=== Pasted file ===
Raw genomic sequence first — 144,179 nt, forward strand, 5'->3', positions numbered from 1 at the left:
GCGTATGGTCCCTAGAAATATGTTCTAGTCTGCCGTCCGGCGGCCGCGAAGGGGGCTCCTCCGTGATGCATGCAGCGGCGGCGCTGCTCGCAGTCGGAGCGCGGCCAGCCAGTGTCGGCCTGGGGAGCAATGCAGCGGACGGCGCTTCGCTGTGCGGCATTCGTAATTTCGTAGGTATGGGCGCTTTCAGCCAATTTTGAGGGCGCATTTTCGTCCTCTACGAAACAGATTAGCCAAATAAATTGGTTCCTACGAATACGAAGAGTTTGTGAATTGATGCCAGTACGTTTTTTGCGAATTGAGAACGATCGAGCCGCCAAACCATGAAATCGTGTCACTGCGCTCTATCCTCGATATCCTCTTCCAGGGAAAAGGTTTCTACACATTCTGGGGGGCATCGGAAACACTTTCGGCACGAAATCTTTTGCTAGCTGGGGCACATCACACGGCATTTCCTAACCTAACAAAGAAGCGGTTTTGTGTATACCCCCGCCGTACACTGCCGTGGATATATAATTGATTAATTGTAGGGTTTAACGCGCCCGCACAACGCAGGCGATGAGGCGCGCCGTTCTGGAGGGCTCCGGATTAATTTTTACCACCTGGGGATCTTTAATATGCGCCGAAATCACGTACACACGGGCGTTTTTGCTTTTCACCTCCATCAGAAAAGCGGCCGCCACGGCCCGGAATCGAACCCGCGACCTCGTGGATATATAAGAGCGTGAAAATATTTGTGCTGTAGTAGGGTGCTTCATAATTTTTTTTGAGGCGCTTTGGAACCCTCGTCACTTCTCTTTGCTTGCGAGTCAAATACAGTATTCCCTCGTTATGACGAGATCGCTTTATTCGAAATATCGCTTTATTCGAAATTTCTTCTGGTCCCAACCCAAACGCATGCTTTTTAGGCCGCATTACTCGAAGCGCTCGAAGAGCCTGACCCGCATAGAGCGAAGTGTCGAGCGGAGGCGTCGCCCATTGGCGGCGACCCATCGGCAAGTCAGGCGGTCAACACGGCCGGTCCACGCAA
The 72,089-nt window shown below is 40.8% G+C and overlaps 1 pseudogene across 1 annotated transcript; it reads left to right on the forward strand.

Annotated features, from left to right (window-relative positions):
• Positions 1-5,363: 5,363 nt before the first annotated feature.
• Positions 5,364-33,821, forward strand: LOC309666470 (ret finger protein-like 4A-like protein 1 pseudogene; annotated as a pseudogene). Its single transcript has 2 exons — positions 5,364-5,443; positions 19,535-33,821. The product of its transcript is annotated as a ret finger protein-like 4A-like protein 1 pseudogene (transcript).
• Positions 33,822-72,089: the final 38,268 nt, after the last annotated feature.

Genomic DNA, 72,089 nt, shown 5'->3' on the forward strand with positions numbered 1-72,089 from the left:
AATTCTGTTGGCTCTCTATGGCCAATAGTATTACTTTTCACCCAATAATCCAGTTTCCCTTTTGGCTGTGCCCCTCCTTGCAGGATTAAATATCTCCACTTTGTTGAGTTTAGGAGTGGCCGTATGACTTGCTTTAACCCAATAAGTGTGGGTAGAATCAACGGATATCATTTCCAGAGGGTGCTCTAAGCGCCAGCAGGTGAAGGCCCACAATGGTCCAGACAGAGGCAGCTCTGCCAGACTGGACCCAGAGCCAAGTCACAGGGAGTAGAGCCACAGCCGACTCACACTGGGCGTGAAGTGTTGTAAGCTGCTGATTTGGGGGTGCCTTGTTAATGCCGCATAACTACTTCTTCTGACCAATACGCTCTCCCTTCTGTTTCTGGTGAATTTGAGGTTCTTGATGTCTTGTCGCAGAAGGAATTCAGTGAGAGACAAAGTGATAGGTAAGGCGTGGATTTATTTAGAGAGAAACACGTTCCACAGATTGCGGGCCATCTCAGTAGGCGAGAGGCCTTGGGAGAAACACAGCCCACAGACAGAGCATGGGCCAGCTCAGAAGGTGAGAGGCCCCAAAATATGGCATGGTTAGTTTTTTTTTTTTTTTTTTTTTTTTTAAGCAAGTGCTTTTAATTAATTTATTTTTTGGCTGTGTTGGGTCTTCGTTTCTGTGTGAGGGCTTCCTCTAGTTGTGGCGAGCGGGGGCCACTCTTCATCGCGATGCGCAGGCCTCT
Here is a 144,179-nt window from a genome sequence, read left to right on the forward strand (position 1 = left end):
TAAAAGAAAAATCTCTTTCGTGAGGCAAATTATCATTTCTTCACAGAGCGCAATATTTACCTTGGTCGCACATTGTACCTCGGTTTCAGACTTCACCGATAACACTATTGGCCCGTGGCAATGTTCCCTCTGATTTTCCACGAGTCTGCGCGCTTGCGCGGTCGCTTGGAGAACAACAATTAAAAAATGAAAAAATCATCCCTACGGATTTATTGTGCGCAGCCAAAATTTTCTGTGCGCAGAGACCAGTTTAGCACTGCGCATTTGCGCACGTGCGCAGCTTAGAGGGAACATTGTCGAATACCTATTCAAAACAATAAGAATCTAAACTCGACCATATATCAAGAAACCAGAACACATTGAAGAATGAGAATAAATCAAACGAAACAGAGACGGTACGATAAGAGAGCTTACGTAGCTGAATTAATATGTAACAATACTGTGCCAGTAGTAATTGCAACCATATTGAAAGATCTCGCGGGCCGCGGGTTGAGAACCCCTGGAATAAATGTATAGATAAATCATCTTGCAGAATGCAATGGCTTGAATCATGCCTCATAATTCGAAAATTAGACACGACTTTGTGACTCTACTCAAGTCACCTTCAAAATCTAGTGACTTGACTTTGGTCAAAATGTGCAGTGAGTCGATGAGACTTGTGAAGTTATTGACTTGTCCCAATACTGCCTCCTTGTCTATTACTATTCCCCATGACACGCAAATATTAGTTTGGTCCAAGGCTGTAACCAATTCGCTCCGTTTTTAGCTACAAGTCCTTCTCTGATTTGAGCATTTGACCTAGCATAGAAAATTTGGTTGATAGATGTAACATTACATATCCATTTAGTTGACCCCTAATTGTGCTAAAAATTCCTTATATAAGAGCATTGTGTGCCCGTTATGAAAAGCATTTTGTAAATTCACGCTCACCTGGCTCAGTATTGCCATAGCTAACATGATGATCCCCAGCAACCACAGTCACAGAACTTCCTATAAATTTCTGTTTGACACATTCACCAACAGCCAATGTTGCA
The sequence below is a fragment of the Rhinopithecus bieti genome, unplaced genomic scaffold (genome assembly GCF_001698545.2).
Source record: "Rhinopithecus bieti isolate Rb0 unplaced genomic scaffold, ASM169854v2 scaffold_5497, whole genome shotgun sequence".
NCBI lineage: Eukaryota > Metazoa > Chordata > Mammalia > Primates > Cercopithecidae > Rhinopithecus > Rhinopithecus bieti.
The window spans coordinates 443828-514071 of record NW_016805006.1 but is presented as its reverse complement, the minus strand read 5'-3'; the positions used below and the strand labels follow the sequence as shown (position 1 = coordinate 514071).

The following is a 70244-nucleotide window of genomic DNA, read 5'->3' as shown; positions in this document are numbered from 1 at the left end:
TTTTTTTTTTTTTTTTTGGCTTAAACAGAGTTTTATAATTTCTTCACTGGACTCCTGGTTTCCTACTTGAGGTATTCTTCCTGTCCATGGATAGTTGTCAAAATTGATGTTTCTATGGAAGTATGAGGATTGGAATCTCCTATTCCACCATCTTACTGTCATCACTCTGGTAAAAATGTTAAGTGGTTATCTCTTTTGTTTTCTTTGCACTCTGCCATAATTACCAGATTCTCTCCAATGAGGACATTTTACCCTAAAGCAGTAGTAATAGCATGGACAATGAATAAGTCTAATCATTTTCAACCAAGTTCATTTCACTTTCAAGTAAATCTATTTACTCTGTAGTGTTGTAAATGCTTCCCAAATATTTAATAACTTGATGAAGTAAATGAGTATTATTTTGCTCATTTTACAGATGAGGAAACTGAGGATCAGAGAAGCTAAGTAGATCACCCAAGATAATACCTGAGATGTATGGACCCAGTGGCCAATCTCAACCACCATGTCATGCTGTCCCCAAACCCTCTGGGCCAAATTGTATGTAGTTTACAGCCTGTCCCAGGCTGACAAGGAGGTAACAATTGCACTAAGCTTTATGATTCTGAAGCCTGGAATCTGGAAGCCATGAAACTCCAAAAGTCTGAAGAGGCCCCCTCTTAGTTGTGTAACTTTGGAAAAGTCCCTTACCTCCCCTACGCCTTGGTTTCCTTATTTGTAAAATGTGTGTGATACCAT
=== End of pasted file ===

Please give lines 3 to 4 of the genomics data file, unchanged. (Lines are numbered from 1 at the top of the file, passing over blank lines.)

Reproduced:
The 72,089-nt window shown below is 40.8% G+C and overlaps 1 pseudogene across 1 annotated transcript; it reads left to right on the forward strand.

Annotated features, from left to right (window-relative positions):